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eBay’s Meg Whitman – “eBay is the last business job I will ever have”

Meg Whitman says she’ll never leave eBay for another company. “eBay is the last business job I will ever have, for sure,” said Whitman, answering an audience question this morning at her keynote presentation on the final day of the TiECON 2007 entrepreneurs conference here in Santa Clara.

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The audience member wanted to know – considering her considerable professional and personal financial success at eBay – if she’d consider leaving for another company. After all, as one of America’s most respected CEOs, she would certainly have her pick of the litter for any position.

The audience member’s question was valid. Whitman was the subject of rampant media speculation in 2004 and 2005 when it was rumored she was in contention to replace Disney’s outgoing CEO, Michael Eisner. That move never materialized. Whitman is in the midst of one of the longest uninterrupted tenures for a CEO at a single Internet company. Next March, she’ll celebrate ten years at the helm of eBay.

Whitman’s accomplishments at eBay have been unprecedented by any measure. In 1994 when she signed on as eBay’s president and CEO, eBay had fiscal year revenues of $47 million. The company closed out 2006 with revenues of $6 billion.

Today’s forceful statement of confidence should reassure employees, customers, partners and shareholders who have benefited from eBay’s enormous growth over the last nine years under her leadership.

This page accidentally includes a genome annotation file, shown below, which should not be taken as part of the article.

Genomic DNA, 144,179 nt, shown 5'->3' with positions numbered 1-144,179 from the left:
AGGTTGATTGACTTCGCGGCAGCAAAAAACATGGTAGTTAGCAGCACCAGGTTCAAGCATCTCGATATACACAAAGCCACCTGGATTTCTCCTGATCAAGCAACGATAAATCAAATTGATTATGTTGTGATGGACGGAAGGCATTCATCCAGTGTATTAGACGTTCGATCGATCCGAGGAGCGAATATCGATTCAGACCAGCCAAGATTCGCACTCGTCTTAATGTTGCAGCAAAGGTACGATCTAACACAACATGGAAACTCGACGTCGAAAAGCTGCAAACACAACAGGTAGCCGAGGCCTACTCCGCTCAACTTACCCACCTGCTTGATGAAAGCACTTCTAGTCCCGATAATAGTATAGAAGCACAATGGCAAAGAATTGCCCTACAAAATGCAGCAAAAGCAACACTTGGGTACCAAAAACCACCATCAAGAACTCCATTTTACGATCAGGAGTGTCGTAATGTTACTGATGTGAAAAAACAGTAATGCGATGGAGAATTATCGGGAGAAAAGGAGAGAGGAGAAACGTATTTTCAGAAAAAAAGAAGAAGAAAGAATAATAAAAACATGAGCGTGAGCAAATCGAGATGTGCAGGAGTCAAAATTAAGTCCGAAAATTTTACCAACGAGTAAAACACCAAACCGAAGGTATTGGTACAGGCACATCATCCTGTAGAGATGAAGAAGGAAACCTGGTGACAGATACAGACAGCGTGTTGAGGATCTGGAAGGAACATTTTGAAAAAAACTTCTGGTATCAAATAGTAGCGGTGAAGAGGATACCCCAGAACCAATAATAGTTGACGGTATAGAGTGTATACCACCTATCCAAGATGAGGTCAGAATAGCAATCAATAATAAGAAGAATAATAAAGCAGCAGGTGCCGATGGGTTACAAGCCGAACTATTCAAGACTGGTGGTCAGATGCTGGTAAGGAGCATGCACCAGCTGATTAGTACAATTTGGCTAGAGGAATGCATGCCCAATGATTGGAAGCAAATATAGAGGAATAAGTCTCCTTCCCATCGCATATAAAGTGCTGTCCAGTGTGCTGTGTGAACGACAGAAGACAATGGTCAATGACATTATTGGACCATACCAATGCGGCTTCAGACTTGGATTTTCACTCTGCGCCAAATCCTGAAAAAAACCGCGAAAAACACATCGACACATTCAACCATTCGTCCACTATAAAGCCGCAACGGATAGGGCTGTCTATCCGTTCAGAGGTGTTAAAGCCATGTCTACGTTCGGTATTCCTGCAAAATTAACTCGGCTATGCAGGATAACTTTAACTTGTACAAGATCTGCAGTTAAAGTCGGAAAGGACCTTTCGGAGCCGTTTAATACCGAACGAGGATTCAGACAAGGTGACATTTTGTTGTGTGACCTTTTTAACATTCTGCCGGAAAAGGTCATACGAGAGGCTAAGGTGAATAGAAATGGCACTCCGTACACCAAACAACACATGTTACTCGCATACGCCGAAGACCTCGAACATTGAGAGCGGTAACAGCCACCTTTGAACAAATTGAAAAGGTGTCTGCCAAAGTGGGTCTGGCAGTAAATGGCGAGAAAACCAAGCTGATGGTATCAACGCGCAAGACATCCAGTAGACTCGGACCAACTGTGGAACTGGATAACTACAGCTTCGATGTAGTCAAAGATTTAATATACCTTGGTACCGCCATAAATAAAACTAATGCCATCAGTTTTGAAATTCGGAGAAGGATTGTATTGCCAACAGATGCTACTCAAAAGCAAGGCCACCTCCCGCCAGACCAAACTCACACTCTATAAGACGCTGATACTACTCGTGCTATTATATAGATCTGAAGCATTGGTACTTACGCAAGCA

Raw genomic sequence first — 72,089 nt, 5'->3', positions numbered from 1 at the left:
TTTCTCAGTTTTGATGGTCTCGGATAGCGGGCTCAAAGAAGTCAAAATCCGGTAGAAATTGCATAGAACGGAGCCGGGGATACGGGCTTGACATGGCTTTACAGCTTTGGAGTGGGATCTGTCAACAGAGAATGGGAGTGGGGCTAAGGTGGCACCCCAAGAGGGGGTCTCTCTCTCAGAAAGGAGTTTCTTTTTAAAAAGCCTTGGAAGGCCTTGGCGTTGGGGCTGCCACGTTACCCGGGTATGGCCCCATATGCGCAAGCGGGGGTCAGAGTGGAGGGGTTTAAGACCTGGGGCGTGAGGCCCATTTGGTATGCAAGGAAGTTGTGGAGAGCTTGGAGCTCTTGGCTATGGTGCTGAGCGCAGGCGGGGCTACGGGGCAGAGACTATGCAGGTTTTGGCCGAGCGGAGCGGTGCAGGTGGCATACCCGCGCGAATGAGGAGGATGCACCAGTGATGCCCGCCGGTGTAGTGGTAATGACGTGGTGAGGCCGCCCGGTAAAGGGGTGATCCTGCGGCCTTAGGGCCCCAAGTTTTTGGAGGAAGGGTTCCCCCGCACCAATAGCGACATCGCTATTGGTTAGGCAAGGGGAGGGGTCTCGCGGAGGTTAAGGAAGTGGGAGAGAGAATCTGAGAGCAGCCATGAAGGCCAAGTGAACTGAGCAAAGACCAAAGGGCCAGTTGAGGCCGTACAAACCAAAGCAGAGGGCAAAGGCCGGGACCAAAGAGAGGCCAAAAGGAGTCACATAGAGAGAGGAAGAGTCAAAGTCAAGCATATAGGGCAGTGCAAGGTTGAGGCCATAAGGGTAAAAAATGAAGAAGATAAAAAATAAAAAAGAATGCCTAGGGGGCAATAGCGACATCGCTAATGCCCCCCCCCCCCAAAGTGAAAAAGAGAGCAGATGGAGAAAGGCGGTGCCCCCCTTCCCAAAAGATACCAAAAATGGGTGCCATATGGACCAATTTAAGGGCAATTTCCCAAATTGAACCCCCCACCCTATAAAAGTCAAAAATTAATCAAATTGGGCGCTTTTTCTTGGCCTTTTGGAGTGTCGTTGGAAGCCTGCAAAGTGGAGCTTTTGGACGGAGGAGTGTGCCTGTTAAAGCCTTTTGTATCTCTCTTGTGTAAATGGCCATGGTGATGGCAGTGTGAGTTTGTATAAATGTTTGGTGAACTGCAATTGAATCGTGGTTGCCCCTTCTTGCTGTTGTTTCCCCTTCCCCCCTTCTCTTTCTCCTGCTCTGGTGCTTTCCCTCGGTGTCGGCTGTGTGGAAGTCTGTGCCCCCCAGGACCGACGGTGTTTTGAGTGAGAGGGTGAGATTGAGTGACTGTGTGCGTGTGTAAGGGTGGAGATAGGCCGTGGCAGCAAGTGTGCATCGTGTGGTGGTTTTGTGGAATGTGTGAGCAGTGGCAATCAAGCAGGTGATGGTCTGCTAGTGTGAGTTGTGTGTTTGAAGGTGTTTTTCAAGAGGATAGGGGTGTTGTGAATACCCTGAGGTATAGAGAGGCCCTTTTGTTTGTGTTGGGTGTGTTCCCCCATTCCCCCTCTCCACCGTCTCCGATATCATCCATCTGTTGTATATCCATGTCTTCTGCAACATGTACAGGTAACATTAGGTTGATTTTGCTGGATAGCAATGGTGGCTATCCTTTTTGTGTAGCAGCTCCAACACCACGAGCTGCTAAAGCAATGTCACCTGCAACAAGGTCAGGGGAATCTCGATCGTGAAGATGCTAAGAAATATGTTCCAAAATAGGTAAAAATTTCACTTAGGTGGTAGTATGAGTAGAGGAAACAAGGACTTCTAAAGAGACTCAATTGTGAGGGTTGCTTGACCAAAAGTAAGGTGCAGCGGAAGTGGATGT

“I love this company,” Whitman told the audience. “We make a difference – we help people do what they love.”

The need to make a difference was an underlying theme of her presentation, in which she urged the business leaders and aspiring entrepreneurs in the audience to build businesses that add meaning to people’s lives. At eBay, she said all employees receive enormous personal satisfaction knowing that the eBay platform has leveled the playing field and opened up worldwide markets and improved the livelihoods for millions of eBay users.

Reflecting on the last ten years of the Internet’s growth, Whitman said that the Internet has changed how people connect, learn, shop, pay and entertain. “The first ten years were only a warm-up,” she said, predicting enormous change and opportunities ahead for eBay.

When asked what keeps her up at night, she said she thinks a lot about how the Internet business environment has a way of changing every three months with new competitors and new technologies. She said it’s important for her to maintain eBay’s rapid decision making. “The price of inaction is greater than the cost of making a mistake,” Whitman said. “The challenge is to take smart risks.”

She said she also invests a lot of her time ensuring that eBay’s customer-centric employee culture is maintained at the highest levels of integrity. She said her rule about business integrity is very simple: Imagine your mother, father or child are sitting in on all your business meetings. A sure sign of a potential ethical lapse is when you wouldn’t feel comfortable making decisions in front of your family.

Whitman closed out the presentation by answering a question about eBay’s experience with venture capital. “Benchmark invested $3 million for 25 percent of the company,” she answered, to the laughter of the audience. “They were worth every bit of it,” she emphasized.

Today, eBay’s market cap is about $45 billion.

Mark Coker is a contributing writer for VentureBeat. He’s founder of Dovetail Public Relations, a Silicon Valley technology marketing firm. He has no clients among the companies mentioned in the story, nor among their competitors. More on Mark at http://www.linkedin.com/in/markcoker